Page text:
Carlyn D. JOHNSON et al., Plaintiffs and Appellants, v. CAPITAL ONE BANK, Defendant and Respondent.
Pursuant to Virginia law, which governs this action, credit card holders who sue a credit card issuer for conduct which does not comply with the federal Truth-in-Lending Act (TILA, 15 U.S.C. § 1601 et seq.) are limited to the remedies provided by TILA and its implementing regulations. We conclude the trial court properly granted summary judgment in favor of the credit card issuer in this action for breach of the cardmember agreements, since the action is based on conduct regulated by TILA.
FACTUAL AND PROCEDURAL SUMMARY
Defendant Capital One is a Virginia-chartered bank. Plaintiffs Carlyn Johnson and Tad Lumpkin each entered into cardmember agreements with Capital One for credit card accounts. These agreements expressly provide that they “will be governed by Virginia law and Federal law.” Plaintiffs brought this class action 1 against Capital One for breach of contract. They alleged that Capital One charged late charge penalties even when cardmember's payments were received “in time ․ to be credited by the following statement closing date” in direct violation of the terms of the cardmember agreements. They also alleged that Capital One improperly calculated daily balances and finance charges, in violation of the cardmember agreements, resulting in excess finance charges. By this conduct, plaintiffs alleged, Capital One breached the express and implied terms of the contract and the implied covenant of good faith and fair dealing.
Capital One moved for summary judgment, asserting that under Virginia law, plaintiffs cannot maintain their breach of contract claims because the challenged conduct was actionable under TILA. This argument was premised on Virginia Code section 6.1-330.79, which provides that every lender subject to TILA that fails to comply with its statutes and regulations in the offering or extending of consumer credit “shall not be subject to any liability or penalty beyond those imposed by such federal statutes and regulations.” The trial court granted summary judgment on this basis. The court gave plaintiffs the opportunity to file a motion for leave to amend to assert a claim for violation of TILA. Plaintiffs chose not to do so, and the court entered judgment in favor of Capital One. This is a timely appeal from the judgment.
Plaintiffs argue that the savings clause in TILA preserves their action under Virginia law. That section, 15 United States Code section 1610(d), provides, with exceptions not applicable to this case, that TILA “and the regulations issued thereunder do not affect the validity or enforceability of any contract or obligation under State or Federal law.” We agree that TILA does not preclude an action under state law. But the State of Virginia has, by legislation, surrendered its authority to provide state remedies for TILA violations.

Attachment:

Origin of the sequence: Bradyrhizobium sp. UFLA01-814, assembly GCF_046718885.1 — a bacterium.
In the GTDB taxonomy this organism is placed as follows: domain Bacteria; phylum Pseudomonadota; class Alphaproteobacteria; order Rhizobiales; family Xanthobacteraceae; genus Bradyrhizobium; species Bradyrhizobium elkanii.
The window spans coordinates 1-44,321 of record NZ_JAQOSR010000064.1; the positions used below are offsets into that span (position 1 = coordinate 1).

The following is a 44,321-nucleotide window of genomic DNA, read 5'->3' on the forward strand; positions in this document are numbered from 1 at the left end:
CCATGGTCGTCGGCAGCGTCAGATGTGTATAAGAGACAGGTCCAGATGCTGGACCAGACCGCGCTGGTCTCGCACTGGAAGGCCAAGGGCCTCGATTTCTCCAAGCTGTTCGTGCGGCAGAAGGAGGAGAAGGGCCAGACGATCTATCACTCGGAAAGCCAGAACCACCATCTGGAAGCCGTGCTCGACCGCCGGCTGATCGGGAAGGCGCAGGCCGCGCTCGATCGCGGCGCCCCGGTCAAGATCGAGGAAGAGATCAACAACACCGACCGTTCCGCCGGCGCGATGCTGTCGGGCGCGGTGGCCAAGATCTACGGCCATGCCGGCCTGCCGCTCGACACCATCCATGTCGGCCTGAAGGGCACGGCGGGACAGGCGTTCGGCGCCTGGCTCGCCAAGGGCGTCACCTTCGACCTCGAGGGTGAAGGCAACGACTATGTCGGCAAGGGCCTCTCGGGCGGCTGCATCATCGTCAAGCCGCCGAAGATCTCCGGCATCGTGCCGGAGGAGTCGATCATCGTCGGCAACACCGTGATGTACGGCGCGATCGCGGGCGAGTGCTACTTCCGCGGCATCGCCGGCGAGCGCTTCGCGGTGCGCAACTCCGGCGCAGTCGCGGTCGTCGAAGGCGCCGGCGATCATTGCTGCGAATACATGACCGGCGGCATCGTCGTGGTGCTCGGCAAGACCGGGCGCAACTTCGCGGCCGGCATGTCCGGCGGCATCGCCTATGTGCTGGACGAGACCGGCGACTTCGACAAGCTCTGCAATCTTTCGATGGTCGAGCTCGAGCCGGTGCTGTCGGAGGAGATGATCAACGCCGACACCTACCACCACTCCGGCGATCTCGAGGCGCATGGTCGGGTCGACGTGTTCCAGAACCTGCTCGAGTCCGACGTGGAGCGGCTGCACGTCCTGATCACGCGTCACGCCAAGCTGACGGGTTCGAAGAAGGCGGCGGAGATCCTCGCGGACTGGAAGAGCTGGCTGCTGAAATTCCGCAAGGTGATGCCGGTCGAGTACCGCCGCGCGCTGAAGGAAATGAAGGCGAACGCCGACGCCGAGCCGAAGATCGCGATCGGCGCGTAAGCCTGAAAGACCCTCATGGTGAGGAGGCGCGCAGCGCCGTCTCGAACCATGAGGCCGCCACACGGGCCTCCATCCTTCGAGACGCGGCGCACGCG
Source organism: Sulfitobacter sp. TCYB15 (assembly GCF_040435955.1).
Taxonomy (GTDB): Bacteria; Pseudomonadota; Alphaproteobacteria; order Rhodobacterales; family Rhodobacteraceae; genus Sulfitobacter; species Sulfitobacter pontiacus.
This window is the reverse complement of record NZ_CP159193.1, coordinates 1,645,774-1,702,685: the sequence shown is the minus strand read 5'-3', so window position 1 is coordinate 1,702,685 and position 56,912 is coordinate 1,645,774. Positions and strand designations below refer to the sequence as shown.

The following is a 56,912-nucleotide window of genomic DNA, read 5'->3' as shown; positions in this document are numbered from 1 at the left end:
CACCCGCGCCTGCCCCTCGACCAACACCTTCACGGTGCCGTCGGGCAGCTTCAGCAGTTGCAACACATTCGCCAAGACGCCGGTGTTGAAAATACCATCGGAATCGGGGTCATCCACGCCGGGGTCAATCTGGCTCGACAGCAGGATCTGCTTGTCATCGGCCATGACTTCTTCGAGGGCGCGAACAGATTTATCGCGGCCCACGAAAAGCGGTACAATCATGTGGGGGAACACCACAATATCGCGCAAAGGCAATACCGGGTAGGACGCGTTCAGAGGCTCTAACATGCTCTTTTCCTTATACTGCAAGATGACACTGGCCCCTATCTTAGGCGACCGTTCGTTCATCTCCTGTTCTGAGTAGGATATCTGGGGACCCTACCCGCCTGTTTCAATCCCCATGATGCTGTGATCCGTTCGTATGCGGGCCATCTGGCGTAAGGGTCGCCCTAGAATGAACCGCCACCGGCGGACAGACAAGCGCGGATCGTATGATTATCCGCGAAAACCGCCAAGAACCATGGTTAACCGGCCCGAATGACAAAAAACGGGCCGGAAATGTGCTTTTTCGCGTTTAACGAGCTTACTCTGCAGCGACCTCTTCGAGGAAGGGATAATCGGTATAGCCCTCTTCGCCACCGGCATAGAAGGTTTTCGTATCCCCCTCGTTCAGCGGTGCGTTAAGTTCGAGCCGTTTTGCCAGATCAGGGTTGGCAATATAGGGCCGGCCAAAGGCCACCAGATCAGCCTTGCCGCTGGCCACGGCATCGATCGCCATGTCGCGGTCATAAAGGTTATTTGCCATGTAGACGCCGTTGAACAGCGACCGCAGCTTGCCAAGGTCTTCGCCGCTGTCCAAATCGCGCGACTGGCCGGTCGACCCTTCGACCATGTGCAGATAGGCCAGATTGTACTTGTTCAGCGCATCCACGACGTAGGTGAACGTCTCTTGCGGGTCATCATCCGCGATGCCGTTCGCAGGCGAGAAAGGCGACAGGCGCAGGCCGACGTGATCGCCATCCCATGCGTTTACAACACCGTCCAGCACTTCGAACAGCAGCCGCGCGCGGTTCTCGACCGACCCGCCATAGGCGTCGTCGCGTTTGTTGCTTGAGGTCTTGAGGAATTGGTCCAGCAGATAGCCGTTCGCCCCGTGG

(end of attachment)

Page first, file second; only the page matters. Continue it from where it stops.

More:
Virginia Code section 6.1-330.79 provides: “Every person subject to the provisions of 15 U.S.C. § 1601 et seq. and Regulation Z, Truth-in-Lending, promulgated by the Board of Governors of the Federal Reserve System shall comply with such statutes and regulations when offering or extending consumer credit as defined therein. A lender who fails to comply with this section shall not be subject to any liability or penalty beyond those imposed by such federal statutes and regulations.” (Our italics.) If, as defendant asserts, plaintiffs' action alleges noncompliance with the provisions of TILA, this statute limits defendant's liability or penalty to that imposed under TILA and Regulation Z.
There appear to be no Virginia cases on this point, but an opinion by the Office of the Attorney General of the State of Virginia (No. 01-079 (Sept. 12, 2001), 2001 Va. AG LEXIS 28) considers the question. In California, an opinion by the state Attorney General, “ ‘while not binding, [is] entitled to great weight. [Citations.] In the absence of controlling authority, these opinions are persuasive “since the Legislature is presumed to be cognizant of that construction of the statute.” ’ [Citation.]” (California Assn. of Psychology Providers v. Rank (1990) 51 Cal.3d 1, 17, 270 Cal.Rptr. 796, 793 P.2d 2.) This is the rule in Virginia as well. (See Andrews v. Shepherd (1959) 201 Va. 412, 415, 111 S.E.2d 279, 282.)